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Mechanics Corner: Tractor traction

Jim Schlund Published on 29 October 2010

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A few years back, I was working on a big project. I needed to plant 120 acres of triticale for a dairyman. I got everything greased, lubed and fueled up the night before and thought I was all ready to go. The next morning I was up early and out in the field working. I noticed that I wasn’t sitting square in the seat, but I thought it was just me.

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When I finally decided to get off and look at it, the right outside tire was flat and the sidewall was eaten up because I had driven on it for so long. It was an older tire and in a newer application it probably wouldn’t have done that, but this one was old and brittle and it really flexed it. In the end, I found out that something in the field had punctured the tire. This is an example of how easily things can go awry in the field, regardless of the preparation.

Compaction
Dual tractor tires help distribute the weight of the tractor, to help with compaction, and give the tractor better traction. As tractors get bigger and heavier, they put a lot of weight on the ground and soil. If you don’t use the right tires on certain crops, the compaction can really hurt your yields.

Now, the tractor tires are really big and that’s to help give it a bigger footprint. You can’t believe the compaction that happens in the fields when silage trucks come in on relatively small tires and a lot of weight. Truck tires have not changed much, but they have increased the weight that they carry.

Traction
Traction is very important, especially when you are in wet or sandy soil. You won’t be doing much work if you don’t have the right set of tires. Those conditions are also the reason tractors are four-wheel-drive with some of the power going to the front wheels, so it can pull the weight instead of pushing it. The ratio for power is usually about 40-to-60; 40 percent to the front tires and 60 percent to the back.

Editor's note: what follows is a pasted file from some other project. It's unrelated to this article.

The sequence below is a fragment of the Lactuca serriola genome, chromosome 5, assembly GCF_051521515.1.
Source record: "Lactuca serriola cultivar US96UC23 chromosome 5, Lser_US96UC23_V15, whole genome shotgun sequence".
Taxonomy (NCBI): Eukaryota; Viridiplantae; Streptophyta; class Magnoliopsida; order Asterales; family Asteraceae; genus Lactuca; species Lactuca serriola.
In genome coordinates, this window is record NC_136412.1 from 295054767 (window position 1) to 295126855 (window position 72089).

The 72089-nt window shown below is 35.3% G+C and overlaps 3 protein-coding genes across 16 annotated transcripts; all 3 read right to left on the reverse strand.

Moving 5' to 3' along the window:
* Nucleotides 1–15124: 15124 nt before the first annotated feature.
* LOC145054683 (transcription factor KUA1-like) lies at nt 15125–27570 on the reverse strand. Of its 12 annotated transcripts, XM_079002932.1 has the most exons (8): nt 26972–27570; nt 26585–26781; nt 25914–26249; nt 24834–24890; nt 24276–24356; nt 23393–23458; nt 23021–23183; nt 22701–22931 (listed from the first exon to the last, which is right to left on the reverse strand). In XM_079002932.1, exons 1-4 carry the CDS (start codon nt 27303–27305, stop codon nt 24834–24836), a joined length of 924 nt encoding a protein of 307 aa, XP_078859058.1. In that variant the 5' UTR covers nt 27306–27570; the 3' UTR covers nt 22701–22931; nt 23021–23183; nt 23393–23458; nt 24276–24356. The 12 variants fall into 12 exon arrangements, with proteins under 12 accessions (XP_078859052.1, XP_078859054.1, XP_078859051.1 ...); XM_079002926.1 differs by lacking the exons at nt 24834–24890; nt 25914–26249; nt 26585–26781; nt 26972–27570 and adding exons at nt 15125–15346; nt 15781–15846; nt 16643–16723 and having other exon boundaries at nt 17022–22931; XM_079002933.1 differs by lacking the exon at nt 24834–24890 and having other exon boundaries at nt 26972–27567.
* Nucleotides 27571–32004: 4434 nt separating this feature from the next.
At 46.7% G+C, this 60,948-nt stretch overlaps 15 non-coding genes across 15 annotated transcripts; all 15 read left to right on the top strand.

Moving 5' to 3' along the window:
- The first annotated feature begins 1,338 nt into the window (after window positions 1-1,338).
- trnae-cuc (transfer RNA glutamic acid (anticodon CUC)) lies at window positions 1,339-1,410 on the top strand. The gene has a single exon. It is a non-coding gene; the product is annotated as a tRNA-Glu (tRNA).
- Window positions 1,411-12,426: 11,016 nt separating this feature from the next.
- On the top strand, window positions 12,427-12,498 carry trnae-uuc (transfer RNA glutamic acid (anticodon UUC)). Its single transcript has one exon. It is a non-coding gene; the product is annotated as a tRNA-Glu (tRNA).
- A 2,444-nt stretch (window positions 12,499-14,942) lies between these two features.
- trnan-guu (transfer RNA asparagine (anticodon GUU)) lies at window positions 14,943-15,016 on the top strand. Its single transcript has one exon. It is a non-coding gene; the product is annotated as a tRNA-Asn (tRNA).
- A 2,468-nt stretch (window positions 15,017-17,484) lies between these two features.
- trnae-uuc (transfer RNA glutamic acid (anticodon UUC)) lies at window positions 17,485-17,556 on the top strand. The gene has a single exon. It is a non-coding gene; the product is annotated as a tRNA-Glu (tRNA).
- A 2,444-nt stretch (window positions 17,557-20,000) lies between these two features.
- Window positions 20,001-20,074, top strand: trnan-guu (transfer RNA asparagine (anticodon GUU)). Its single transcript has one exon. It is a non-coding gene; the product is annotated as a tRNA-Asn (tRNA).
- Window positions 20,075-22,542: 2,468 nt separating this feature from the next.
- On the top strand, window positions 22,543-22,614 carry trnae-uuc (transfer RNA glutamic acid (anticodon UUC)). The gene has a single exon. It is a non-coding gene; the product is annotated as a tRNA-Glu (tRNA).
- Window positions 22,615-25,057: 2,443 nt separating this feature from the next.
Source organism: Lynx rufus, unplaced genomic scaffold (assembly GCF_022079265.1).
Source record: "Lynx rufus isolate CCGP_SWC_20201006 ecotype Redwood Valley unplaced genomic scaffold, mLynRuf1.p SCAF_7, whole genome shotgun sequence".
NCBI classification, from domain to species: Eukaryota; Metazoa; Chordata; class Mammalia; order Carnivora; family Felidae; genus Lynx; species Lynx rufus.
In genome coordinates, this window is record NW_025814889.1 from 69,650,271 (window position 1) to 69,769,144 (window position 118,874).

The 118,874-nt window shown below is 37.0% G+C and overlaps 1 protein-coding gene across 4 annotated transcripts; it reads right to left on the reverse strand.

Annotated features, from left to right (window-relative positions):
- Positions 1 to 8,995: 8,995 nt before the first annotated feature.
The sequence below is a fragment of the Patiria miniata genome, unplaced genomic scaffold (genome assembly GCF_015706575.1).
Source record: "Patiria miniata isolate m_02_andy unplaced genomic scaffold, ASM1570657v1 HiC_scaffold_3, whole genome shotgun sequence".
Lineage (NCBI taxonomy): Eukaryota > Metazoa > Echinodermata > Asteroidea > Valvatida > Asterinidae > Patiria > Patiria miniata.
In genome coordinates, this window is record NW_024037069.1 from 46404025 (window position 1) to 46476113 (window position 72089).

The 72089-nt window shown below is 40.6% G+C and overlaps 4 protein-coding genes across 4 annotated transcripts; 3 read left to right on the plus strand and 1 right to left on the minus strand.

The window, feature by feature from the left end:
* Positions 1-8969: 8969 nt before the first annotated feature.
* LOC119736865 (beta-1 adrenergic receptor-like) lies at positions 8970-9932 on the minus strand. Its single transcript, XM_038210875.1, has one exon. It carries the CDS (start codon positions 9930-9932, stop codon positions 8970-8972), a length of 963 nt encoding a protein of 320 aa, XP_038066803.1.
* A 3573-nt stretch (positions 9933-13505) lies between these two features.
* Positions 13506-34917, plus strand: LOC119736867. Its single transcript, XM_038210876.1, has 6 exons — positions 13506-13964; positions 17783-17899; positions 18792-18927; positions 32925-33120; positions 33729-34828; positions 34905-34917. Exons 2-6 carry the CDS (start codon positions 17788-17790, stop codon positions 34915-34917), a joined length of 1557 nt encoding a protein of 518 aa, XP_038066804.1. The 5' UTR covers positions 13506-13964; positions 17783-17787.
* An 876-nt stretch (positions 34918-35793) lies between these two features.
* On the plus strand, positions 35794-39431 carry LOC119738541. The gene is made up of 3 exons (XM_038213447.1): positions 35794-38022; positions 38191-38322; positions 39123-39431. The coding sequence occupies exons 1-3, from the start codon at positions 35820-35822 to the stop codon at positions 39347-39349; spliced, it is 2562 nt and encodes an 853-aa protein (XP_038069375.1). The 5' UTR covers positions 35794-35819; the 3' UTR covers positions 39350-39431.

Some people get carried away with adding weight to the tractor to get better traction, but that can be bad on tires, increasing compaction and reducing horsepower. Too much weight can also cause transmission and final drive failures if you don’t have the proper slippage. You need about 8 to 10 percent slippage, which can be calculated by the computer on the tractor or mathematically.

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Be aware of the total weights your tires can hold when adding counter- weights and pulling large implements. Check with your tractor dealership or tire repair center for proper calcium chloride fluid level and wheel weights.

Application
There have been some modifications, such as larger diameters and narrower tires, improved tread and even the use of nitrogen gas to inflate the tire. Most farmers know about water weight and why it has been used for many years.

Due to freezing temperatures, other solutions have been added to water to keep it from freezing, like calcium chloride. Many farmers still use calcium chloride, which lowers the freezing point. However, calcium chloride is very corrosive and will eat up the stems as well as other related tire and rim parts. If the tire gets punctured, the calcium chloride will leak out and damage the soil’s growth potential.

New technology
Another option used in tires instead of calcium chloride is steel wheel weights inside of the rim. Currently, these wheel weights are the newer technology and are used more often than calcium chloride, as they increase the footprint of radial tires.

Nitrogen sometimes can be used as a substitute for air, because of its properties. Nitrogen molecules are larger than oxygen and won’t leak as much. Nitrogen molecules don’t change size due to heat as much as oxygen.

If your tire has water or calcium chloride in it, make sure the stem is up or to the top of the tire when you check the air pressure. Make sure to use an air compressor to blow air back into the tire, eliminating any calcium chloride that may have become trapped in the stem, which could enter the air gauge and damage it.

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Mechanic’s tip: It is not necessary to fill the tire up over the stem with calcium chloride, otherwise the tire will not have any room for flexing. Sometimes a flat tire may just be a bad stem. Before changing the tube, check your stem. Calcium chloride will eat the O-ring and valve stem core. They can be changed easily. You may be able to save some money by just switching the O-ring or the stem. PD

PHOTO : Flat tires are sometimes caused by eroded valve stems. Check the valve stem before replacing the entire tube. Photo by PD staff.

Do you have a mechanical question? Mechanics Corner will answer it in a future issue. Send your questions to

Jim Schlund

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